Thoughts about digitising vinyl...
by, 02-04-2016 at 07:51 AM (837 Views)
First off, you have to ask yourself "Why do I want to transcribe my vinyl?" Do you have a collection of vinyl which is rare and unavailable in digital formal, or are you hoping to get better quality than you can get from CD?
If the latter, then you need to start from a point where you have good quality playback equipment and clean vinyl. Anything else is just trying to polish a turnip ... whatever you do it will still be a turnip. So with that in mind, do you have a vinyl playback system which is as good (ideally exceeds) your expectations?
Next you have to decide if you are happy with the record as it plays: pops, clicks and all; or if you will want to edit and correct these distortions. If you are trying to capture the experience and quality of the vinyl playback (without worrying about the distortions) then a DSD capture system would be best, if you want to do editing (beyond simply cutting tracks) then you will need PCM (or to convert DSD to PCM after capture).
Now IF you had an unlimited budget, then you would look at something like a Linn LP12 (or one of the other high end turntables) and a good cartridge, get a good phono stage, a Metric Halo ULN8 or Tascam DA-3000 and a good record cleaner, but this is obviously not an option for you.
So my advise would be (a) look what of your records you can get copies of on CD, buy as many as possible second hand, look at streaming services too for other material. For the material you can't get digitally, then look at transcribing. Start by getting your turntable set up well so that you actually enjoy playing the records and listening; that will be your benchmark. Not sure what is available where you are ... but start with something like Spin Clean Vinyl Washer System - Superfi to clean the records. If you have some in particularly dirty condition which are particularly treasured, try local record shops or hifi stores they may have a record cleaning service.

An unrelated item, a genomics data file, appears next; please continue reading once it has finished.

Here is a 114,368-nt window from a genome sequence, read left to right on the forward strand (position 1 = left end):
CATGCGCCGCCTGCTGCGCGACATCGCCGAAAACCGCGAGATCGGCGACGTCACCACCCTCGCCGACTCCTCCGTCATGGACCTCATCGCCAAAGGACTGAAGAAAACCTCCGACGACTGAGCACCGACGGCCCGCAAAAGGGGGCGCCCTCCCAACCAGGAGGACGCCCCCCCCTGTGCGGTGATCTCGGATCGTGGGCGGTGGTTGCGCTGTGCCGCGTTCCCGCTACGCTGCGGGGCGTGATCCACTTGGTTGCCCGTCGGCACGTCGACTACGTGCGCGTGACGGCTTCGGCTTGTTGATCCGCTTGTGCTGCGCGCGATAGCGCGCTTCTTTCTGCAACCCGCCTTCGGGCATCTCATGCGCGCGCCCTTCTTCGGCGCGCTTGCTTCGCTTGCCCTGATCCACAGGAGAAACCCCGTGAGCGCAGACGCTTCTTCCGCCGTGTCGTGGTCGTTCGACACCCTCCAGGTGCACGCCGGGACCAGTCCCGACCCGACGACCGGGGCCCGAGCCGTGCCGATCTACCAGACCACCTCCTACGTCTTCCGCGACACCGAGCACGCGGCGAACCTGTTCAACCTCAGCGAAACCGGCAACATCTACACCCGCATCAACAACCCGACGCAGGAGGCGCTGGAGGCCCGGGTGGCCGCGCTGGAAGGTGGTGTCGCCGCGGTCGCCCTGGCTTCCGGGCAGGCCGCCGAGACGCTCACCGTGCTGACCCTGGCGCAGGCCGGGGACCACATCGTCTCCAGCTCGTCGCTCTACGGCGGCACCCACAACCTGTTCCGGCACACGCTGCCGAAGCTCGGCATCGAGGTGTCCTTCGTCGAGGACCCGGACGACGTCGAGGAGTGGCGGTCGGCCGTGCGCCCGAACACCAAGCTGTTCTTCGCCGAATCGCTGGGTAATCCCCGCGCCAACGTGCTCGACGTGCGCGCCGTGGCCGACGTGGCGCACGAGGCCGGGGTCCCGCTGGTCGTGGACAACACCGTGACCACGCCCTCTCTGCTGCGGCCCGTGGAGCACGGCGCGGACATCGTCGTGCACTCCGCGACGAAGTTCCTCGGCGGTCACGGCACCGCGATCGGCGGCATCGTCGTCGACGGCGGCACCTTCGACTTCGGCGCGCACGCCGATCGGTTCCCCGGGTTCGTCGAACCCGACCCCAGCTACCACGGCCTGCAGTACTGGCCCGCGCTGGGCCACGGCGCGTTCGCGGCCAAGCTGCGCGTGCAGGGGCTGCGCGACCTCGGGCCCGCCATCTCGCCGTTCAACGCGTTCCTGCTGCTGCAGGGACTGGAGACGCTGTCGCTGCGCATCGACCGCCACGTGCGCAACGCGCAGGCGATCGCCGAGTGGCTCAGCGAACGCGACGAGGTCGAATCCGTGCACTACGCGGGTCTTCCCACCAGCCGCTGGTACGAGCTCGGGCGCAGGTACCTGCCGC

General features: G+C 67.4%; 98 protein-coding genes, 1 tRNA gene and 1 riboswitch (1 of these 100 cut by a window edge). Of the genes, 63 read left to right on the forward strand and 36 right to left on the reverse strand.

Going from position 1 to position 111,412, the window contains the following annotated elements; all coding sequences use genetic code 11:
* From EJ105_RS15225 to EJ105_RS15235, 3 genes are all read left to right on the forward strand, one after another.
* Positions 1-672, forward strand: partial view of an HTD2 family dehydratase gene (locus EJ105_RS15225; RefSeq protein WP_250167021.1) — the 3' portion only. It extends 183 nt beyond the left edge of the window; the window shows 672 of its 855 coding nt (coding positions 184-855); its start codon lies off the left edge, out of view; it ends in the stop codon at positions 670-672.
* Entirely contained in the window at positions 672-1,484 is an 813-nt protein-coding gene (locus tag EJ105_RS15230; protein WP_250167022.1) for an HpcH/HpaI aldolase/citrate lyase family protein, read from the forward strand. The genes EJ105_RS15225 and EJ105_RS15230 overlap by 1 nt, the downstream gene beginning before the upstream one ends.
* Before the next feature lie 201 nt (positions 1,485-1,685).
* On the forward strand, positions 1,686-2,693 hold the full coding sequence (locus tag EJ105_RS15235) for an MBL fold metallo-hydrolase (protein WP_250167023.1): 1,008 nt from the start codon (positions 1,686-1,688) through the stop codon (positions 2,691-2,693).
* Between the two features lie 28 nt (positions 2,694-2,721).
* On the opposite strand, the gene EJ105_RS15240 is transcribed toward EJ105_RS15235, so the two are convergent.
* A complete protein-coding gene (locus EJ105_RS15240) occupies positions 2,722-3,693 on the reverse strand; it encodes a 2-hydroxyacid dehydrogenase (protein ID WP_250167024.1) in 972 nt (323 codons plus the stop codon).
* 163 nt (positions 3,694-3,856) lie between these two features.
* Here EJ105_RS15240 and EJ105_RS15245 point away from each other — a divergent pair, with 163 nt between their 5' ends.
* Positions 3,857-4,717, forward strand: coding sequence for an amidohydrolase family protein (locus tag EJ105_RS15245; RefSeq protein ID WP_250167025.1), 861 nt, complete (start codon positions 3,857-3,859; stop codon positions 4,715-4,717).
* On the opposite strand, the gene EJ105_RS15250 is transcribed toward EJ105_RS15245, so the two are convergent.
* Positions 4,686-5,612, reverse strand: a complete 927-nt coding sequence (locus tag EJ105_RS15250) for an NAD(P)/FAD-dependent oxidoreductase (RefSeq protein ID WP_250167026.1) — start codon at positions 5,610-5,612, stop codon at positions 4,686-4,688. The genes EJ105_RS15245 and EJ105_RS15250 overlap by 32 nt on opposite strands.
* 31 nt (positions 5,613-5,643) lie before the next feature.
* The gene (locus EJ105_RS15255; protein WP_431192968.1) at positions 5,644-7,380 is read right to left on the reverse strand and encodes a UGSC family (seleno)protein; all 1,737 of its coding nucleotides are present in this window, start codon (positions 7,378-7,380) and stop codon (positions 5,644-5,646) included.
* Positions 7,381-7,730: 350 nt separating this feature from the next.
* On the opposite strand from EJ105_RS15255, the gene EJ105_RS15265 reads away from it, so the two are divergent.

Now you need some method to get the "music" into your computer. Without spending a lot you can get a pretty decent 24/96 ADC - look at brands such as Focusrite and EMU as well as lower end products from RME and (if you have a Mac) Apogee. A good place to look is a local professional music store. You will need a phono-pre but if you have a integrated amp with phono input you can connect an ADC to the record loop of the amplifier.
One thing definitely to avoid is "all in one" recording turntables. Even if you are buying a new turntable you will get much better results from something like Pro-jects entry level turntable and phono-pre than these.
A couple of other comments - you asked about storage. My thought would be to store a straight recording of the record in WAV (or AIFF). This is your "master" copy and you never alter that (except for topping and tailing the rerecording and possibly splitting it into tracks). Some of this will be dependent on what software you are using of course. This master copy will be in 24/96 (or whatever resolution you feel best). Once you have the master, you can load that into your editing software and do any declicking, altering levels, etc. you need to do, convert it and save as a FLAC, reducing quality down to 16/44.1 if you prefer a smaller CD quality version - but whatever you do make sure you keep the master safe as if you want to go back do different editing you can then easily load it without having to rerecord.